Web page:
So to conclude, as Sir Tom has, that there's "very little left in the Union except sentiment, history and family" seems rather odd. What about the BBC? Cultural institutions? A shared Parliament and Civil Service? He even cites the "weakening influence of the monarch", though not so weak that he felt compelled to turn down a (well-deserved) knighthood this year.

Devine's focus is naturally on the relationship between England and what he often calls "Scotia", which rather neglects the role of Wales and (Northern) Ireland in the multi-national UK. Linda Colley, another eminent historian, was careful to cite all four "home nations" during her Book Festival appearance, concluding that history pointed towards a more federal relationship rather than independence.

At the Book Festival today, meanwhile, the novelist James Robertson will also explore the role of culture and national self-confidence in the independence debate. He will make legitimate points about the degree to which politicians have avoided talking about culture (although many others, notably the National Collective, haven't been as reticent) and also the mythology of Scottish exceptionalism.

Robertson acknowledges - unlike some supporters of independence - that the Union has been largely benign in cultural terms, but also argues that the suppression of Highland culture in the 18th century had a long-term impact. His conclusion, unsurprisingly, is that Scotland "should be an independent country", part of which "would be building on the cultural confidence that we, as a nation, have".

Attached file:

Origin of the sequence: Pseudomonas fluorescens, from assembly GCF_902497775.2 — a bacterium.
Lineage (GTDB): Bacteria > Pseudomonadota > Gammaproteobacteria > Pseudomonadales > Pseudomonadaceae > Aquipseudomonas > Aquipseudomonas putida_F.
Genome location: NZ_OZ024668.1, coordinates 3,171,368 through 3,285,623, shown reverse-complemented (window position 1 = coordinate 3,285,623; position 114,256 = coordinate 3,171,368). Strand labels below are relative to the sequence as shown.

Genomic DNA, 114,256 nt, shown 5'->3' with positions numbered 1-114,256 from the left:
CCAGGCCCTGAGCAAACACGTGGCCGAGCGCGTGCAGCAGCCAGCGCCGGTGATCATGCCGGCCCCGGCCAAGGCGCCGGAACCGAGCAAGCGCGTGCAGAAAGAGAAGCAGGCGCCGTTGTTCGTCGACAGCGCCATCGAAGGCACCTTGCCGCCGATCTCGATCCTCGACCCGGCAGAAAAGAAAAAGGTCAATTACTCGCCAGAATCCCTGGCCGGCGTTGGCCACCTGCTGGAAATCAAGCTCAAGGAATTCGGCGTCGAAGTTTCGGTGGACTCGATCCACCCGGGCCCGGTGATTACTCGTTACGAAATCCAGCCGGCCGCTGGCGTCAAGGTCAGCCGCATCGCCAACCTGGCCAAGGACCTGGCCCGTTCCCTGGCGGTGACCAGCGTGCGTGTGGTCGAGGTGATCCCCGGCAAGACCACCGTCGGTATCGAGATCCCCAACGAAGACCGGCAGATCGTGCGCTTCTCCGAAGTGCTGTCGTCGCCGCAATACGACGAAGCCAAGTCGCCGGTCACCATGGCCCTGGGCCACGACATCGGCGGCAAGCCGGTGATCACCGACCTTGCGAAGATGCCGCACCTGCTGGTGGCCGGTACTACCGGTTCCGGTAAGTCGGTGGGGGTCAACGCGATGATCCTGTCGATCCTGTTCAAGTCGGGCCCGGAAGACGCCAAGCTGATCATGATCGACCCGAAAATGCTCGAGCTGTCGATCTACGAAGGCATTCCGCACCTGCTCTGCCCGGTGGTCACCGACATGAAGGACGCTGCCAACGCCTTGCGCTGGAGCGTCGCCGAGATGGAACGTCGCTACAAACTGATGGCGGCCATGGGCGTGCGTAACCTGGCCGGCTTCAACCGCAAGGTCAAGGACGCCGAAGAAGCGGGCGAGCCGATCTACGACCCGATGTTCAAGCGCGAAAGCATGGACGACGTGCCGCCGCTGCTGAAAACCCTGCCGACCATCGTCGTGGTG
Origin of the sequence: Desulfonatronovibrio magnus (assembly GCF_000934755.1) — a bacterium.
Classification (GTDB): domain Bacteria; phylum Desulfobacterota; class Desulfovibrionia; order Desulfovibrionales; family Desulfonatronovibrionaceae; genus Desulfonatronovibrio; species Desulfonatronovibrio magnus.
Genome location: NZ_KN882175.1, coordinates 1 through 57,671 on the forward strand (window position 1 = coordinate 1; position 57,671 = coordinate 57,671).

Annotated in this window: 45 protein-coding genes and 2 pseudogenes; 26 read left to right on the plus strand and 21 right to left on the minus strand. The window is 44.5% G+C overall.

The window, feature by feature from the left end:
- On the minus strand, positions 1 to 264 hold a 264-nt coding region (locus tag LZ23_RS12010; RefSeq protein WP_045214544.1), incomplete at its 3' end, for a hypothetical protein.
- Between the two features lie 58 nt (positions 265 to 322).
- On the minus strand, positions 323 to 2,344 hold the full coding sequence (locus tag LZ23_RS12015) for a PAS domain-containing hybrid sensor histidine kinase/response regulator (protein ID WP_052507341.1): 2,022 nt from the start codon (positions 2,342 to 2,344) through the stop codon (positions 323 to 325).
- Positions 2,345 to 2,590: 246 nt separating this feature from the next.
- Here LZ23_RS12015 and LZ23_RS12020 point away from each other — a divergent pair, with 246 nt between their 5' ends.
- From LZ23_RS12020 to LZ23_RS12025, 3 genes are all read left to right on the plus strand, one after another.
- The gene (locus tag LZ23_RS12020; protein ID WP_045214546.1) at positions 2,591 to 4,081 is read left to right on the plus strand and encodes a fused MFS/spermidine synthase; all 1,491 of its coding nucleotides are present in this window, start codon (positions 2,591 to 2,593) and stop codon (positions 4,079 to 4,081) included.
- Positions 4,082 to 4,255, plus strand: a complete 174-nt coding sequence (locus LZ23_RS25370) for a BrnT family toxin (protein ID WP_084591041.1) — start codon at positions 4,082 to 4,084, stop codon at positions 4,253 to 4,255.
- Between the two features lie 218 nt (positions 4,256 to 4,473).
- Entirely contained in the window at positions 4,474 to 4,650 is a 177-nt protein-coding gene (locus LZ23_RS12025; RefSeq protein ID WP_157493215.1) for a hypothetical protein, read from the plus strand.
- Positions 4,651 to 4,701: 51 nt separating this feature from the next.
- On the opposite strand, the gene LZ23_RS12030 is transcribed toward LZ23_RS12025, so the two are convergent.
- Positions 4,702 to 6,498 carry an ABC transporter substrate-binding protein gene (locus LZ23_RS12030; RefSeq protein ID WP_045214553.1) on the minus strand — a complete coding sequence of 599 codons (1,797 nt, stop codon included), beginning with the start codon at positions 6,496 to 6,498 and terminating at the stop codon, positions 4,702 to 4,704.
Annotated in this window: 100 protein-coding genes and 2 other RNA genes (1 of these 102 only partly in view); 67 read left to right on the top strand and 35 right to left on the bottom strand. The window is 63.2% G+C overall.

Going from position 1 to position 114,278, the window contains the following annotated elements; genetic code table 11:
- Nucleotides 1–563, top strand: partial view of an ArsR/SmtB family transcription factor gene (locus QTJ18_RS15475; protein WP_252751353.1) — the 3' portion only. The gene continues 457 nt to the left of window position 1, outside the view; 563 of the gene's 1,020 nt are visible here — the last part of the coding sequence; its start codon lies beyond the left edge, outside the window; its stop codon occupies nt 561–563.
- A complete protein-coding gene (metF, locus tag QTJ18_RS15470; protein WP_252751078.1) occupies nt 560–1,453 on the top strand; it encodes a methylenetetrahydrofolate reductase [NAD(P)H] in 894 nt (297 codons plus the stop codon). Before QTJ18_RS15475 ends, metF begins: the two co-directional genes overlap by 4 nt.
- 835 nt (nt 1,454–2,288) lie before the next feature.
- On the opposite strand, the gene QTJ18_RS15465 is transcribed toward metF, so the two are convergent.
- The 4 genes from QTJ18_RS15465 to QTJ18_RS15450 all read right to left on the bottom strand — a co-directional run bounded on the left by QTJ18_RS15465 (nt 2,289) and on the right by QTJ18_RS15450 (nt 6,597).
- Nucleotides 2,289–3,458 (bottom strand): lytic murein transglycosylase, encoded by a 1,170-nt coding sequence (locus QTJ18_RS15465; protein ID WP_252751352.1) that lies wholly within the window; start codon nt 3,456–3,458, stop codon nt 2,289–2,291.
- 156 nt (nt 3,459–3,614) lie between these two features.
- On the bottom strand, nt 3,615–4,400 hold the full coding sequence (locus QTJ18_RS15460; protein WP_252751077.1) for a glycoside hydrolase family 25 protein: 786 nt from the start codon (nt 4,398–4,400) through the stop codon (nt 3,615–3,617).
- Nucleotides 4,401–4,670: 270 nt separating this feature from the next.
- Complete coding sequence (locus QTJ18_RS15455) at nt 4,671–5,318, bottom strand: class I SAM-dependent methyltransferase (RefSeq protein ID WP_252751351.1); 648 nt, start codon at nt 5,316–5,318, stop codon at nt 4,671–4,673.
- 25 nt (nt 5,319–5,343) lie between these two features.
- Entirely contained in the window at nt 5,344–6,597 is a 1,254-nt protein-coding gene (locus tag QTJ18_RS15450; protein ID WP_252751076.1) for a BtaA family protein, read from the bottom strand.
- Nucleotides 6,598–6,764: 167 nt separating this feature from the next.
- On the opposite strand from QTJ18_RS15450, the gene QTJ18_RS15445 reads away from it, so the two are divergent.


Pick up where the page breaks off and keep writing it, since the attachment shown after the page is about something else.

As regular readers will know, I'm quite cynical about the so-called cultural argument for independence, not least because it appears to derive from a belief that Scottish culture is somehow stymied within the Union, an argument which, ironically, betrays a curious lack of confidence. Professor Alan Riach and the artist Sandy Moffat explored this view in another recent Book Festival session, though beyond the failure to promote the work of Allan Ramsay and Henry Raeburn, they didn't produce any compelling evidence of neglect.

Indeed, in choosing Allan Ramsay to make his point, Moffat ended up underlining a Unionist cultural case rather than a Nationalist one: Ramsay, for example, had a studio in Edinburgh but also a base in London, allowing him to exploit a wider market for his work. Similarly, Rona Munro's James Plays will enjoy an extended run at the National Theatre (of Great Britain) when the current Edinburgh International Festival run comes to an end. "Scottish culture" arguably benefits from as broad an audience as possible.

And the role of "confidence" also cuts both ways. Sir Tom Devine and James Robertson argue that the logical outcome of a more confident Scottish nation is independence, but equally that confidence could manifest itself as growing ease within an ever-changing Union.

As Allan Massie, like Robertson an acclaimed Scottish novelist, argues in the recent Saltire Society publication Nevertheless, his view of independence is also "a matter of self-confidence". If you fear that "in our global culture, Scottishness is too weak a thing to survive without the bulwark of an independent Scottish state", he writes, then a Yes vote makes sense, but if "you feel confident of Scotland's ability to remain Scottish and prosper in the Union", a No vote is equally logical.

If, as looks likely, a majority of Scots self-determine in favour of the Union on September 18 then I'd be interested to see the First Minister, Sir Tom Devine et al attribute that majority and democratic decision to a lack of confidence. After all, that's the inescapable corollary of such a (dare I call it patronising?) line of argument.